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This question was raised in my post of July 25th: If variable scopes are so terrific, how come hunters like Jack O’Connor didn’t use them, preferring straight 4Xs and the like? The answer is that Saint Jack began hunting just about at the time that scope sights became practical for use on hunting rifles, and his career ended at just about the time that variable scopes became reliable enough that you could rely on them, sort of. Early scopes were enough of a nightmare without the added complication of power selection. But once variable magnification became practical, it converted even the old-timers. Warren Page, who did the bulk of his hunting in the 40s, 50s, and 60s, was a fixed power shooter for all of that time, but by the early 70s, he was using a 2X-7X.
Scope optics have improved so much in the past 20 years that there is no comparison with what went before. Lens coatings are far tougher than they used to be and transmit far more light. Where things really have not progressed much is in scope machinery. There is no shortage of fragile adjustments, adjustments with vague, mushy clicks, adjustments that don’t repeat reliably, adjustments that flat-out break, and crosshairs that detach from their moorings.
Part of this is because scope designers think of their products as optical instruments first and foremost, whereas what they should be, first and foremost, is rifle sights, able to withstand the thousand and one shocks that rifles are heir to. To be fair about it, however, scope makers must produce instruments that are light and compact, and since the machinery that moves crosshairs or the lenses in a variable scope is complex, you end up with a lot of fragile, complicated parts.
I’ve seen no correlation between price and scope reliability, with one exception. That is the scopes made by Nightforce, which cost a small fortune, but really do seem to be mechanically a cut above the rest. They are very, very tough, and their adjustments are dead reliable, which is why so many F-class shooters and .50-caliber shooters love them. I finally coughed up the money for a 5X-15X Nightforce, and found that you can crank it up and down from 200 to 300 to 500 to 600 yards and back again, over and over, and be dead on all the time.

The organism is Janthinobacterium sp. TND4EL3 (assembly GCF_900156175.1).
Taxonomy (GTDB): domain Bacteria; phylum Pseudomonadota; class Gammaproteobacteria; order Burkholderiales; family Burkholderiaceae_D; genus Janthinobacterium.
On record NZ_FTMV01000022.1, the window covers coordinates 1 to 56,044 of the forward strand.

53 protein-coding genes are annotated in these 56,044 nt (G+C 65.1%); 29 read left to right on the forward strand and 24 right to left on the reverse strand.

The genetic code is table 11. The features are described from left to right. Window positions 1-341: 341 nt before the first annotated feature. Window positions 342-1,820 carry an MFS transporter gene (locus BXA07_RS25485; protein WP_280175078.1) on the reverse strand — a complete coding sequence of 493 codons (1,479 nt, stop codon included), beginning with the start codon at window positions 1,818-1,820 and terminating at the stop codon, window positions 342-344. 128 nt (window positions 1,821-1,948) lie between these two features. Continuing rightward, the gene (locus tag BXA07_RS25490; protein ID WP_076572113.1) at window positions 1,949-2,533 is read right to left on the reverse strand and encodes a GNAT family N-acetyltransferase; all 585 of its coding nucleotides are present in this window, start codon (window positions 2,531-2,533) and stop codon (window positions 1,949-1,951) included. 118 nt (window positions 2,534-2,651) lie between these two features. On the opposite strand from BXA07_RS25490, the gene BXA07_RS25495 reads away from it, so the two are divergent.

A Bausch & Lomb Balvar scope and Kuharsky mount with the spring-loaded plunger system that held the scope in place.
Why not external adjustments, which are simpler and much more robust? It’s been tried. Back in the 50s and 60s Bausch & Lomb made a series of scopes called Balvars, variables and fixed powers, with no adjustments except for the power selector. Windage and elevation were in the base, and the scope was held in place either by a bar which screwed in place (B&L), or by a spring-loaded plunger system made by a company called Kuharsky. Either way the base stayed on the rifle, and you could detach the scope in a few seconds and mount it on another rifle.
The Balvar was an extremely good scope for the time, and the system, although on the heavy side, worked very well, although you had to have a light touch with the adjustments. However, it didn’t sell.
Unertl and Lyman, which made long, high-powered target and varmint scopes, used external adjustments that worked fine but were bulky and required some care in handling. But in 1970, Redfield came out with the first high-power scope with internal adjustments, the 3200, and that was that.
Scopes continue to be, advertising copy notwithstanding, fragile objects, and will be for the foreseeable future. If you drop one, or your horse rolls on one, or the ramp apes have fun with your gun case, or if you misuse a scope (screwing the elevation and windage adjustments up to and past their limits is a fine way to break it) or mount it on a vicious-kicking rifle, it’s probably going to break. About all you can do is treat the thing with consideration and bring an extra scope along whenever you go hunting.